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Hoffmann, R. A wiki for the life sciences where authorship matters. Nature Genetics (2008)

Smooth muscle cells in human atherosclerotic plaques express the fractalkine receptor CX3CR1 and undergo chemotaxis to the CX3C chemokine fractalkine (CX3CL1).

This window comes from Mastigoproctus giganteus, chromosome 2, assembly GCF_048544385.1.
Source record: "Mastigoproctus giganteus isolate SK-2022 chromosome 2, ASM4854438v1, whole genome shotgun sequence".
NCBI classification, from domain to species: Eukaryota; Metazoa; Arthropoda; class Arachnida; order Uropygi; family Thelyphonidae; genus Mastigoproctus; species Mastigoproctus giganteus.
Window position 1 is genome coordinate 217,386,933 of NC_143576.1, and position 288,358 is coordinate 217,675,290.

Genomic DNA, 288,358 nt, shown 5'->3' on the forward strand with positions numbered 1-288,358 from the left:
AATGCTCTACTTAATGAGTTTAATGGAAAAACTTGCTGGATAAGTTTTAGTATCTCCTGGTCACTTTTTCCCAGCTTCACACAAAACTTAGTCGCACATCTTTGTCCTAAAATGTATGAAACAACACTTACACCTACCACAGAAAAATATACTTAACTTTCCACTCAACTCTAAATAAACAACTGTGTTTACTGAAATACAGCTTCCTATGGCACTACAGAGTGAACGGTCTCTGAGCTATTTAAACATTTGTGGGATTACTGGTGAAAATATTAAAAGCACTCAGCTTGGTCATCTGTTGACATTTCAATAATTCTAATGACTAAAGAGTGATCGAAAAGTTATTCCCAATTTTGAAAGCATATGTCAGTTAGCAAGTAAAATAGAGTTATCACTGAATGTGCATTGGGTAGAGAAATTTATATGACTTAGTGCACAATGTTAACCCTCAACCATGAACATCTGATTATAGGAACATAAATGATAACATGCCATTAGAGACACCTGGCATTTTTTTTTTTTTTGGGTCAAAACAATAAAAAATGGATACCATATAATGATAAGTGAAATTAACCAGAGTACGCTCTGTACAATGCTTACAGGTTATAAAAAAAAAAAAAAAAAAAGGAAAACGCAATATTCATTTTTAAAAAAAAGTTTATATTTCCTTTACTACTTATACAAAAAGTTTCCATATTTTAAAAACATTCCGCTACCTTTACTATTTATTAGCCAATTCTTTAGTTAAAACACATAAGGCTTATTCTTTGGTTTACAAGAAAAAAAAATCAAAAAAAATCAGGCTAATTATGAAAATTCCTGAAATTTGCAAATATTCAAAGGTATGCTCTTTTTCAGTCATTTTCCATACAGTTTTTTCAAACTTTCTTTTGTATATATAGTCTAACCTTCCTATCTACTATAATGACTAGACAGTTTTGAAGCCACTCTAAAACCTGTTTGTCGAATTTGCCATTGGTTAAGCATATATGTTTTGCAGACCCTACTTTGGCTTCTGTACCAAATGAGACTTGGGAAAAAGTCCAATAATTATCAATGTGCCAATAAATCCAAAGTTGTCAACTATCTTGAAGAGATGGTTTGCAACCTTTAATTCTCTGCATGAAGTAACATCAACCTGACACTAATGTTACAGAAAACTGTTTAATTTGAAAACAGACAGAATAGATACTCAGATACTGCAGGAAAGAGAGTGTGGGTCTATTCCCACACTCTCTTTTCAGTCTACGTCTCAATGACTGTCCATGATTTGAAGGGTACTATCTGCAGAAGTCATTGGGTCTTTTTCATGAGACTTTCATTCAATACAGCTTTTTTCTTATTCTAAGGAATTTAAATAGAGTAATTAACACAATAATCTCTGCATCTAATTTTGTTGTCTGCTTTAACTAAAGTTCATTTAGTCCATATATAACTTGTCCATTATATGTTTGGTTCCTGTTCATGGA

BACKGROUND: Chemokines are important mediators of inflammatory cell recruitment that play a significant role in atherosclerosis. Fractalkine (CX3CL1) is an unusual membrane- bound chemokine that mediates chemotaxis through the CX3CR1 receptor. Recently, functional polymorphisms in the human CX3CR1 gene have been described that are associated with coronary artery disease. METHODS AND RESULTS: We investigated the expression of the CX3C chemokine fractalkine and its receptor CX3CR1 in human coronary artery plaques by immunocytometry. We show that a subset of mononuclear cells expresses high levels of fractalkine in human coronary atherosclerotic plaques and that smooth muscle cells within the neointima express the fractalkine receptor CX3CR1. There is a positive correlation between the number of fractalkine- expressing cells and the number of CX3CR1-positive cells in human atherosclerotic plaques (r=0.70, n=15 plaques). Furthermore, we demonstrate that cultured vascular smooth muscle cells express the CX3CR1 receptor and undergo chemotaxis to fractalkine that can be inhibited by G protein inactivation by pertussis toxin. CONCLUSIONS: These results suggest that in human atherosclerosis, fractalkine, rather than mediating inflammatory cell recruitment, can act as a mediator of smooth muscle cell migration.[1]


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